NRO is reporting that Hillary has found a Kennedy to support her
...Kathleen Kennedy Townsend.


Bring on the mud!


Well, Kathleen found a very racist campaign against Steele and lost. (Of course, it was mysterious adies who did the dirty work--not kathleen.)


Kathleen may owe the Clintons who undoubtedly helped her in that campaign.

Rick Ballard

How much weight does the endorsement of a pathetic loser carry?


Romney Steele 2008.

What's wrong with that?


I had forgotten how nasty the campaign against Steele was and wasn't there another Senior NY Senator involved in prying into Steele's credit rating with his SS #. And then there was the reporting of someone throwing Oreo cookies at him.

Romney Steele 2008 (I like it alot!)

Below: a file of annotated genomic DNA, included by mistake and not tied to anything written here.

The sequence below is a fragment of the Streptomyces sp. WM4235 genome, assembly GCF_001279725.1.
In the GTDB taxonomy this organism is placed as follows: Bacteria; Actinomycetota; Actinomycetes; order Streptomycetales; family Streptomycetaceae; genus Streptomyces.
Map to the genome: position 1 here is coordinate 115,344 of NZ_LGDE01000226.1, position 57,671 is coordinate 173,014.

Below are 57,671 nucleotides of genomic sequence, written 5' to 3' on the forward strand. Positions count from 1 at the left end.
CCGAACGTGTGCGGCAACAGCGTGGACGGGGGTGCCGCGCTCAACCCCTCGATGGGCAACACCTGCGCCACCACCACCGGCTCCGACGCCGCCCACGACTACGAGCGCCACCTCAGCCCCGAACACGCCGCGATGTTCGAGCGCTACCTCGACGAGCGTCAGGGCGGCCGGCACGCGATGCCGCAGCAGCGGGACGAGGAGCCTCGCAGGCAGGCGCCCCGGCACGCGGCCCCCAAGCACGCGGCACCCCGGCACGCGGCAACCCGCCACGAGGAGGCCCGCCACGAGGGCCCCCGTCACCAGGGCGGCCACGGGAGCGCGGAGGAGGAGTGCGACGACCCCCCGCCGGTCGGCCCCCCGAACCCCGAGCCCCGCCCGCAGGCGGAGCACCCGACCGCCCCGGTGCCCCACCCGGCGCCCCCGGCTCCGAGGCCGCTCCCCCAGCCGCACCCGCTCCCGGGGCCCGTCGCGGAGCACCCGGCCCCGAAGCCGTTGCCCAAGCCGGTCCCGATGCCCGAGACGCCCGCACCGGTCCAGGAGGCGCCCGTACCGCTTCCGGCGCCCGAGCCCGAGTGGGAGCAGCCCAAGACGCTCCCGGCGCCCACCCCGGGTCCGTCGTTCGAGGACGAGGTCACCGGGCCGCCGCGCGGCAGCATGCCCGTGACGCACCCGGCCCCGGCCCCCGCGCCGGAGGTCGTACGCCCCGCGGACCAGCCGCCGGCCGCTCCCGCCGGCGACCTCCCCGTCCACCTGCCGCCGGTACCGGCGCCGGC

Rick Ballard


Nothing wrong with it if the Red Witch and Bubba finish off BHO. If BHO wins it would be tactically useless.

I think the Red Witch is going to turn BHO into a toad before she's done with him so a strong Catholic who happens to be black would make a nice pairing with Mitt.

It would be fun to see Mitt float the rumor - the Dems would make Linda Blair look like an amateur at head spinning.

richard mcenroe

In all fairness to Bill, he has yet to demand Obama sing De Camptown Races or O Dem Golden Slippers at the Convention...


I am very fond of Steele. Ann, Schumer;s aide was involved.



It is funny how the JOM ladies agree on fine men.

If you get a chance visit Michelle Malkin. She has a post up of Hillary "Standing Up for Her Man" that you will love.